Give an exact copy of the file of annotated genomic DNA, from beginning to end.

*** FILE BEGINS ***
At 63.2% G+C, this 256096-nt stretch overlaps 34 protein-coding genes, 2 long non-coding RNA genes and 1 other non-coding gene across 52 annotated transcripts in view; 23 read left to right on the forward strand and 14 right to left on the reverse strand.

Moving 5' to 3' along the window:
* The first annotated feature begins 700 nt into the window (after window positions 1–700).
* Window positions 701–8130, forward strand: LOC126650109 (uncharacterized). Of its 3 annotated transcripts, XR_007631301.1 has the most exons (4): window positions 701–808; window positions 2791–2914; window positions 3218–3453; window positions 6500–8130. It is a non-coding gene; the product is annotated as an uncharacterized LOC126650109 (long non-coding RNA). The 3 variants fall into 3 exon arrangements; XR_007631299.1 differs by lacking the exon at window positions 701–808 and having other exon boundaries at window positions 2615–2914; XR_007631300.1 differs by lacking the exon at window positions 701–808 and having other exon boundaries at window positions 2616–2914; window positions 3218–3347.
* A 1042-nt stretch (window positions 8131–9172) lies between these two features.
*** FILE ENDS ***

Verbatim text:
At 63.2% G+C, this 256096-nt stretch overlaps 34 protein-coding genes, 2 long non-coding RNA genes and 1 other non-coding gene across 52 annotated transcripts in view; 23 read left to right on the forward strand and 14 right to left on the reverse strand.

Moving 5' to 3' along the window:
* The first annotated feature begins 700 nt into the window (after window positions 1–700).
* Window positions 701–8130, forward strand: LOC126650109 (uncharacterized). Of its 3 annotated transcripts, XR_007631301.1 has the most exons (4): window positions 701–808; window positions 2791–2914; window positions 3218–3453; window positions 6500–8130. It is a non-coding gene; the product is annotated as an uncharacterized LOC126650109 (long non-coding RNA). The 3 variants fall into 3 exon arrangements; XR_007631299.1 differs by lacking the exon at window positions 701–808 and having other exon boundaries at window positions 2615–2914; XR_007631300.1 differs by lacking the exon at window positions 701–808 and having other exon boundaries at window positions 2616–2914; window positions 3218–3347.
* A 1042-nt stretch (window positions 8131–9172) lies between these two features.